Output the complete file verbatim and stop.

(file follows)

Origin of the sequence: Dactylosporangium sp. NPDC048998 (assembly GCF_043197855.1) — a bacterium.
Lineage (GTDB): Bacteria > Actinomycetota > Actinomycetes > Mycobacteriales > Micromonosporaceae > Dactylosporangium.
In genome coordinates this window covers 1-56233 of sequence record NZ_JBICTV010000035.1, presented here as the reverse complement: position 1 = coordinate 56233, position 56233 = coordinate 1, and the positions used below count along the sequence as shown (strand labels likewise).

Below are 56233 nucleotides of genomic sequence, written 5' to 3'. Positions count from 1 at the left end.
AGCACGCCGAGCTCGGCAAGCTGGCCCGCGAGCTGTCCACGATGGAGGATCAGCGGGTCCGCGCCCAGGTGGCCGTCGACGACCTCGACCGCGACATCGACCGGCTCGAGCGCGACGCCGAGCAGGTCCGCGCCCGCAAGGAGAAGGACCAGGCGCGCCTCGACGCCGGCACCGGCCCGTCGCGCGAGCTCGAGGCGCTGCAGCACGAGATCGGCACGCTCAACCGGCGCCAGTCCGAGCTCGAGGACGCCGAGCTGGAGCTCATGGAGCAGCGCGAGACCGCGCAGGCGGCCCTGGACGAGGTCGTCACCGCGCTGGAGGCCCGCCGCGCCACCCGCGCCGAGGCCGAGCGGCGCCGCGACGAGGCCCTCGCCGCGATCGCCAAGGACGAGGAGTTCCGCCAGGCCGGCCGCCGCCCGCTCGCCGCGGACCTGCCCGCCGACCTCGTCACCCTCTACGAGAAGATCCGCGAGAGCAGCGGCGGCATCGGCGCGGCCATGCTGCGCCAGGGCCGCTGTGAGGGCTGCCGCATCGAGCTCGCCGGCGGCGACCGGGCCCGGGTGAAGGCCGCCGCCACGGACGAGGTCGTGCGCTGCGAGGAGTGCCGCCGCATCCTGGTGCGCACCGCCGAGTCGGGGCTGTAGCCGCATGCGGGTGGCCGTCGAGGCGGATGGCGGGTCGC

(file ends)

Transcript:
Origin of the sequence: Dactylosporangium sp. NPDC048998 (assembly GCF_043197855.1) — a bacterium.
Lineage (GTDB): Bacteria > Actinomycetota > Actinomycetes > Mycobacteriales > Micromonosporaceae > Dactylosporangium.
In genome coordinates this window covers 1-56233 of sequence record NZ_JBICTV010000035.1, presented here as the reverse complement: position 1 = coordinate 56233, position 56233 = coordinate 1, and the positions used below count along the sequence as shown (strand labels likewise).

Below are 56233 nucleotides of genomic sequence, written 5' to 3'. Positions count from 1 at the left end.
AGCACGCCGAGCTCGGCAAGCTGGCCCGCGAGCTGTCCACGATGGAGGATCAGCGGGTCCGCGCCCAGGTGGCCGTCGACGACCTCGACCGCGACATCGACCGGCTCGAGCGCGACGCCGAGCAGGTCCGCGCCCGCAAGGAGAAGGACCAGGCGCGCCTCGACGCCGGCACCGGCCCGTCGCGCGAGCTCGAGGCGCTGCAGCACGAGATCGGCACGCTCAACCGGCGCCAGTCCGAGCTCGAGGACGCCGAGCTGGAGCTCATGGAGCAGCGCGAGACCGCGCAGGCGGCCCTGGACGAGGTCGTCACCGCGCTGGAGGCCCGCCGCGCCACCCGCGCCGAGGCCGAGCGGCGCCGCGACGAGGCCCTCGCCGCGATCGCCAAGGACGAGGAGTTCCGCCAGGCCGGCCGCCGCCCGCTCGCCGCGGACCTGCCCGCCGACCTCGTCACCCTCTACGAGAAGATCCGCGAGAGCAGCGGCGGCATCGGCGCGGCCATGCTGCGCCAGGGCCGCTGTGAGGGCTGCCGCATCGAGCTCGCCGGCGGCGACCGGGCCCGGGTGAAGGCCGCCGCCACGGACGAGGTCGTGCGCTGCGAGGAGTGCCGCCGCATCCTGGTGCGCACCGCCGAGTCGGGGCTGTAGCCGCATGCGGGTGGCCGTCGAGGCGGATGGCGGGTCGC